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Ideas for Better Seat Harness?


FlyingMonkey
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I'm finally getting too annoyed with the factory belts to want to keep using them (it only took 8 years!). 

I know some of you have gotten custom harnesses made, and I'm looking for a good, more-or-less drop-in four point replacement solution that won't break the bank.  An anti-submarine belt is not a requirement, but I'm not opposed to one either if it's easy to install and not a PITA to put on and off every time you use it.  I prefer a "hook and latch" style closure to the "circle camlock" style.

Let me see those harnesses! 

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Thanks guys.  I have a local drag racer who recommended Racequip racing harnesses.  I looked at them in person and they are well made and pretty inexpensive ($100 each).  I ordered one to try, I will let you know how it works out.

For $100 I don't mind taking a chance, and if they don't work out I can always go with something else and not be out a lot of scratch.

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10 hours ago, Jim Meade said:

No crotch strap 

The stock harness doesn't have a crotch belt either.  I'm not saying there is no benefit, but it's a tradeoff.  It restricts movement and makes it impossible to pee on a long flight without unbuckling the belts.  I also think the nature of the angles involved in a CT makes sliding under the lap belt less likely.

The harness I bought has a crotch belt.  I'll install it and try it, but I don't think I'd use it all the time.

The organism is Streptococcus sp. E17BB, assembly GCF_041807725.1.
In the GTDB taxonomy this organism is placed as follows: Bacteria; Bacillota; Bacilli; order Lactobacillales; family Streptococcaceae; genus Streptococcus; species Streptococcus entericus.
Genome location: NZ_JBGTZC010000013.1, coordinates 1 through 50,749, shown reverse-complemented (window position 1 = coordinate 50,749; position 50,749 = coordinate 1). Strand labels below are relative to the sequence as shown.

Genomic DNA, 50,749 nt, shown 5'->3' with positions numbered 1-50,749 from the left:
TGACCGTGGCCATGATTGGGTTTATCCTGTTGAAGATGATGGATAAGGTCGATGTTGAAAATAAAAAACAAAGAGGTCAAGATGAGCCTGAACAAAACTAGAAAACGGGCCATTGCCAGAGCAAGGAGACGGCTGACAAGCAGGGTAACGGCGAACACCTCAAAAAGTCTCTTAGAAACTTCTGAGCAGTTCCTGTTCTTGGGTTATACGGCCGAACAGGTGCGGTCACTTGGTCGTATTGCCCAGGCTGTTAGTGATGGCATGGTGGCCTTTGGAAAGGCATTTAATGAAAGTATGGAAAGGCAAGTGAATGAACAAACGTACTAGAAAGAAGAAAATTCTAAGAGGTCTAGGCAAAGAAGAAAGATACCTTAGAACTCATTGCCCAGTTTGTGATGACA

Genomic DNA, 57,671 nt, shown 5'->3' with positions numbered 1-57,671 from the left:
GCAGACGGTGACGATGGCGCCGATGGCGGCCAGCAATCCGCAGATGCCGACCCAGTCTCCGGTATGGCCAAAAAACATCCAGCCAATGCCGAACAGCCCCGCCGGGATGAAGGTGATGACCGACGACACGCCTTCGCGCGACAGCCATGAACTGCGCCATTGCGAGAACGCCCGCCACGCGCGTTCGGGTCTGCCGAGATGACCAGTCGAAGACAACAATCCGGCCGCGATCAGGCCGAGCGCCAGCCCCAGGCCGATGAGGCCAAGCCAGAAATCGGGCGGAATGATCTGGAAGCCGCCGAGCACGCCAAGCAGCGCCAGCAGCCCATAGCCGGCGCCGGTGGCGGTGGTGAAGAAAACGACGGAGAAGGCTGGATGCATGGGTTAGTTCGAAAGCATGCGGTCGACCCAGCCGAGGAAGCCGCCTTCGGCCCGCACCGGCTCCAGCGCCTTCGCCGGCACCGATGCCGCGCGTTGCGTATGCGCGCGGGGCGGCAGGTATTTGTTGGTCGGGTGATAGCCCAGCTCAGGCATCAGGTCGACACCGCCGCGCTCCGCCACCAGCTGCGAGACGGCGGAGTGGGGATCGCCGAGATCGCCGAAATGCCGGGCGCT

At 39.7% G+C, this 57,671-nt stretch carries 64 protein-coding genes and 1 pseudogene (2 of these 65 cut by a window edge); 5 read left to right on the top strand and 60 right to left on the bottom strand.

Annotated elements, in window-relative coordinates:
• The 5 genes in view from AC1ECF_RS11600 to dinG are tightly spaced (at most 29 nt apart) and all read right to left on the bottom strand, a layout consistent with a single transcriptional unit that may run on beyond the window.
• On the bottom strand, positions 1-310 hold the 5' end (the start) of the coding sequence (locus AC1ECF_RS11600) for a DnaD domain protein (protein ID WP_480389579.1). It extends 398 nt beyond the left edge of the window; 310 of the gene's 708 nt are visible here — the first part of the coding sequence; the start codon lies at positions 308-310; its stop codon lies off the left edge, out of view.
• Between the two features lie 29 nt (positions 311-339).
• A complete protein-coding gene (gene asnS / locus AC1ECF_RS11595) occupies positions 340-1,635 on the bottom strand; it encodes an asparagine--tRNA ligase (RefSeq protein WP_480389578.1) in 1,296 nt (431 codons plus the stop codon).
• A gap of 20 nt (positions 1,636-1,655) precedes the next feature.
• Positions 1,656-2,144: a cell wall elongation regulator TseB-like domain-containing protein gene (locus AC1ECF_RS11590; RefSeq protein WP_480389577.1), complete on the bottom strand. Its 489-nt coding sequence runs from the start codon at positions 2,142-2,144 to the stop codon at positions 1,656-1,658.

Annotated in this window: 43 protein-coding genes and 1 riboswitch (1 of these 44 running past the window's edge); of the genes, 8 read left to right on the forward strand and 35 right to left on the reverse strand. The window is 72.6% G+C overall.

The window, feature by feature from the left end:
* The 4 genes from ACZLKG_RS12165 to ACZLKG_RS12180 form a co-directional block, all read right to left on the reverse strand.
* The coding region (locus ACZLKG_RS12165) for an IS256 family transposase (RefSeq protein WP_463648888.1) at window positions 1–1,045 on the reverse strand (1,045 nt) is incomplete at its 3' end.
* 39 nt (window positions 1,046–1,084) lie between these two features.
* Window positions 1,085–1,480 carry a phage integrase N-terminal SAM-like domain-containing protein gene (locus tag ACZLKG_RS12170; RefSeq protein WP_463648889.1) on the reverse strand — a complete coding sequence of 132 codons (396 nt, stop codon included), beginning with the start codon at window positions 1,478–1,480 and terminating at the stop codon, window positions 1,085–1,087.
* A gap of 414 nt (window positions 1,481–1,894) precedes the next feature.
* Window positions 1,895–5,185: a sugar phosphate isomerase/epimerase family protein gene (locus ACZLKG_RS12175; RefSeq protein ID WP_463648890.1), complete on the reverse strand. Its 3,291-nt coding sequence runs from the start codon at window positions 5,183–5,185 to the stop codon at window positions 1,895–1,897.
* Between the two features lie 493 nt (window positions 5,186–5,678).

Here's what I got:

https://www.summitracing.com/parts/VMS-809009

Make sure you order a harness with 2" straps (standard automotive seatbelt size).  I tried a test with a 3" strap and it doesn't fit the attach points in the airplane without bending/folding the harness.

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The crotch strap is called an anti-submarining strap. It's designed to keep the belt from riding up in the event of a head on collision, which severely damages internal organs.

There's not really a good place for them in our aircraft, because the seats have to be designed for them, otherwise they wont be effective much at all, and in a lot of cases, make it worse.

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3 hours ago, Anticept said:

The crotch strap is called an anti-submarining strap. It's designed to keep the belt from riding up in the event of a head on collision, which severely damages internal organs.

There's not really a good place for them in our aircraft, because the seats have to be designed for them, otherwise they wont be effective much at all, and in a lot of cases, make it worse.

What are the seat design criteria required for the anti-sub belts to be effective?

Can you suggest some references for the assertion that in our aircraft they won't be effective and in a lot of cases make it worse?  That raises serious concerns and of course we're all interested in learning more of the evidence behind this statement.

In particular, how would the crotch strap reduce or impede the ability of the four point part of the harness to work?

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Anti-submarine strap installation:

Reference 1: http://crowsafetygear.com/Pages/Install.html

Reference 2:

 

Note that straps should be designed as to pull the safety harness down where your upper pelvis will ride against it.

If you strap it in a way that it anchors in front of you, it will not hold it down; it will hold it out and away. Your shoulders will press against the harness, pulling it up, and your unrestrained waist would slide forward in the seat. You're gonna have a bad time with injury to your manhood/womanhood.

Without any strap at all, the shoulder harnesses will pull the belt up into your abdominal area. It's a far shot from being as bad as 3 point harness submarining, as the shoulder harnesses will not allow it to ride too deeply, but it's still not ideal.

Dangers of submarining:

https://www.ncbi.nlm.nih.gov/pmc/articles/PMC4776614/